David Bowie

Reality (ISO/Columbia)

At this late date, only the acolytes await the latest Bowie release, the casual fan having been waved off long ago by slow sell-backs masquerading as Low comebacks every few years. Bowie will never be as artistically rewarding as he was during the '70s or as commercially viable as he was in the '80s. It's a fact of life -- sad, if you want to be sentimental about it, but realistic, if you prefer to be pragmatic -- in this age of scary pop monsters young enough to be his grandkids roaming the charts. Fine with him, of course, as it frees him up to write about being a middle-aged man ("Never Get Old," as if) without fear of cash-register retribution. Like Dylan, Bowie now proffers the oblique sneak peek into his life without giving away too much, only enough to pretend there's autobiography in those falsehoods. If you care, you care a lot; if not, you couldn't be bothered and shouldn't be blamed, not when the best songs on his last album were Pixies and Neil Young covers anyway.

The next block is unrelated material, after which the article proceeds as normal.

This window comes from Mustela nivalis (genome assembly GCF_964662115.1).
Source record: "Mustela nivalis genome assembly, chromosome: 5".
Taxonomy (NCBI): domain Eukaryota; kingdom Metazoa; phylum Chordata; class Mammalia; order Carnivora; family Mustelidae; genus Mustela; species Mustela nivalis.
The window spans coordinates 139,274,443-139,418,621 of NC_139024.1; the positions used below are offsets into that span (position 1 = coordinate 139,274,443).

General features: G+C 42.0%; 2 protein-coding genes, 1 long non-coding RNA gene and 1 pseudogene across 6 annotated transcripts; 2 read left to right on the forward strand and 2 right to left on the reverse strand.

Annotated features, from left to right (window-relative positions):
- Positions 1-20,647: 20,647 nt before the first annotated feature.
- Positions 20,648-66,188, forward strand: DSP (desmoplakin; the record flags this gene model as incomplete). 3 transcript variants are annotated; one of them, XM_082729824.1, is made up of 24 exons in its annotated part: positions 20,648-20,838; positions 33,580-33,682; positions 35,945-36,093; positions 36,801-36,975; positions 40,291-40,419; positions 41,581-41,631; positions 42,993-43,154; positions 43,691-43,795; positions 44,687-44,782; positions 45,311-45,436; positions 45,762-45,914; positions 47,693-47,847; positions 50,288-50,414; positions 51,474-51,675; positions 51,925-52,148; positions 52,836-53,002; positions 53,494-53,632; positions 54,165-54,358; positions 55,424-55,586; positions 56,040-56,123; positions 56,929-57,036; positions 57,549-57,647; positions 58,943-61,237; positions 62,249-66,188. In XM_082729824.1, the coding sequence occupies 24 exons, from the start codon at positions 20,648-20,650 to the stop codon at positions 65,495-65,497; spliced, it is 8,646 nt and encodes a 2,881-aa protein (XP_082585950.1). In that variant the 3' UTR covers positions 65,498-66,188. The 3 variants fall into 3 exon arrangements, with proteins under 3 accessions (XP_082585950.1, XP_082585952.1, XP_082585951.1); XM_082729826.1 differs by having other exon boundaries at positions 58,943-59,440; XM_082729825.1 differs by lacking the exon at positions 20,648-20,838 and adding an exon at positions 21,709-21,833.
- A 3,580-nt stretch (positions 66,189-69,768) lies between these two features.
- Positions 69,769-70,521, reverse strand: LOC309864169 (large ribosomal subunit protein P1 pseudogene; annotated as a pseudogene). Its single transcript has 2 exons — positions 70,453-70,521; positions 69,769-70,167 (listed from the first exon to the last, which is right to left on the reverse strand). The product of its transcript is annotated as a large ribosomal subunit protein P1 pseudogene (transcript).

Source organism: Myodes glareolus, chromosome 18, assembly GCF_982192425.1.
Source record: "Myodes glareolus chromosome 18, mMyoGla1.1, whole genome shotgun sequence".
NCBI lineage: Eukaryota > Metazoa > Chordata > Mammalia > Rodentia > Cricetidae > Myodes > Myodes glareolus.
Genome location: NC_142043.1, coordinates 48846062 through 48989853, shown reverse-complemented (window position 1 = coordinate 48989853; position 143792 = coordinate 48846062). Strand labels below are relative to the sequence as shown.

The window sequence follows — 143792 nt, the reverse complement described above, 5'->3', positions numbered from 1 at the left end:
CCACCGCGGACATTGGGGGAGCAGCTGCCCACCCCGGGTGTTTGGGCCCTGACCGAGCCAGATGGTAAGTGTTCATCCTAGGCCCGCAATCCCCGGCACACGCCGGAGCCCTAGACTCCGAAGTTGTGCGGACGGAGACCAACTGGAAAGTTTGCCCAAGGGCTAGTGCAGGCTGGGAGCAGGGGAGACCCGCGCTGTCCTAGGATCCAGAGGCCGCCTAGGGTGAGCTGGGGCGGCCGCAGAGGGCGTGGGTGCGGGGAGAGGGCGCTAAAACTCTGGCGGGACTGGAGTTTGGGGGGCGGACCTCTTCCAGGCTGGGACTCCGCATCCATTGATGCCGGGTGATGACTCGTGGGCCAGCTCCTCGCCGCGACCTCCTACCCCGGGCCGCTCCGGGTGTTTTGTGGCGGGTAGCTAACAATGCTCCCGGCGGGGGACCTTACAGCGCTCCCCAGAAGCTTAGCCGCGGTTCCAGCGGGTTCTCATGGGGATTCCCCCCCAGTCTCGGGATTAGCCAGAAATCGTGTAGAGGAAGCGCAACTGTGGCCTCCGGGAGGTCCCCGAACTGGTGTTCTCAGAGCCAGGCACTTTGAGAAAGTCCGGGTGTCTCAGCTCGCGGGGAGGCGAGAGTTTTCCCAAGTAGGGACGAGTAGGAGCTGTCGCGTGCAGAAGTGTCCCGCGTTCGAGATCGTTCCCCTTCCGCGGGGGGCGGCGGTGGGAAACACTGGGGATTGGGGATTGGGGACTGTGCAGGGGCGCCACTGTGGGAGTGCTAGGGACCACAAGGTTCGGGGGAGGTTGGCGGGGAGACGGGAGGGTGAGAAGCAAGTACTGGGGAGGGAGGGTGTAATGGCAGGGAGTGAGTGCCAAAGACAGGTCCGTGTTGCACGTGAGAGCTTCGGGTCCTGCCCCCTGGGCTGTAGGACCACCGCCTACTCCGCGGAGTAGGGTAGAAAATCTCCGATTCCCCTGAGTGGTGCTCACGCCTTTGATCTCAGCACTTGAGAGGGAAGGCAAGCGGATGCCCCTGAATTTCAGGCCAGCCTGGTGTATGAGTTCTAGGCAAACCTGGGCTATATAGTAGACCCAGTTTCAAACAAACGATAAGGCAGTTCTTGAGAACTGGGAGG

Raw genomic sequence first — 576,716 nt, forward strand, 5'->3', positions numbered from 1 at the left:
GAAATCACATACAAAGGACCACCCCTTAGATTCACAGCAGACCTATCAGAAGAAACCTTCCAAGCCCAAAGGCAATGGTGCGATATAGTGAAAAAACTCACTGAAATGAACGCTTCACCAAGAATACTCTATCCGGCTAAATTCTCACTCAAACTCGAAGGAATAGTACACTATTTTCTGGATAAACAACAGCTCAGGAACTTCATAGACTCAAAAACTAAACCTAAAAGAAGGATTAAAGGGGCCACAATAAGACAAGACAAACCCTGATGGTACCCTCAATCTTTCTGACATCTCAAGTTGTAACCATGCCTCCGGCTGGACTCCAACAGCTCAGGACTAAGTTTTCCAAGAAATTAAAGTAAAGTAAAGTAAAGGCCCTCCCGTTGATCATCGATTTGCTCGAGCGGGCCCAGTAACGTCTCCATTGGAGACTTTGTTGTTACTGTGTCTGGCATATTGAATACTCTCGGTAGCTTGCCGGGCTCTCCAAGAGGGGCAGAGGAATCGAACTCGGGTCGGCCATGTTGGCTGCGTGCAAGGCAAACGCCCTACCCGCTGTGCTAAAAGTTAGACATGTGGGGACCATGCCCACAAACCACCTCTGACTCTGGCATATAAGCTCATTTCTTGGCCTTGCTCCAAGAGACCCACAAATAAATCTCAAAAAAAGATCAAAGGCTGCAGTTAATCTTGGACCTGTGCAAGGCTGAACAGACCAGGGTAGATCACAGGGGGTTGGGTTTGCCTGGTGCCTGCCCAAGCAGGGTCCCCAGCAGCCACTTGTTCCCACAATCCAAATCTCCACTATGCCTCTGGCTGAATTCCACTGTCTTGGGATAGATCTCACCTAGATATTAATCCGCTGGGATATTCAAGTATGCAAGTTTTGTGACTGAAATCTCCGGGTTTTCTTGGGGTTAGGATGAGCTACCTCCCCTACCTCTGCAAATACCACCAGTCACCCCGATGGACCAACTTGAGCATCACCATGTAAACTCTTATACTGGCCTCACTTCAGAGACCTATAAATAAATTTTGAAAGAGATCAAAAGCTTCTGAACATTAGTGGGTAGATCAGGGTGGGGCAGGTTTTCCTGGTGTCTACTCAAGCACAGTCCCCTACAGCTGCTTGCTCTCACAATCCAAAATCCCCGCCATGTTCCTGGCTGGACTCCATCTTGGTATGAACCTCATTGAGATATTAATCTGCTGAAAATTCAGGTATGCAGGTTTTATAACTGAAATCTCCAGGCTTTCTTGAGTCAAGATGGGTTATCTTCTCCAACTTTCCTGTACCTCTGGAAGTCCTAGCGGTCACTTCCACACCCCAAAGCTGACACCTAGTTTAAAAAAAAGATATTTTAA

Same goes here, with George Harrison-via-Ronnie Spector ("Try Some, Buy Some") and Jonathan Richman ("Pablo Picasso") standing tall among the sit-down rockers, which do the middle-aged shuffle without really breaking a sweat -- save the title track, at least till he starts singing about how "tragic youth was looking young and sexy," and then you just want to turn away from the man singing into the mirror. Once more he's working with Tony Visconti, and once more he's singing about living in NYC -- which means, no duh, thinly veiled songs about living, dying and dancing till sunup in Terrorist Town. Problem is, all you've really got here are a batch of well-done come-and-go-and-gone songs and not singles, which, despite the concepts and costumes of decades past, was where Bowie thrived -- ya know, the anthemic arena sing-along, the dance-floor chant, the space-age boogie. Hate to say it, but Bowie thrived before he figured out how to sing, much less dance; now he's just showing off without much to show for it.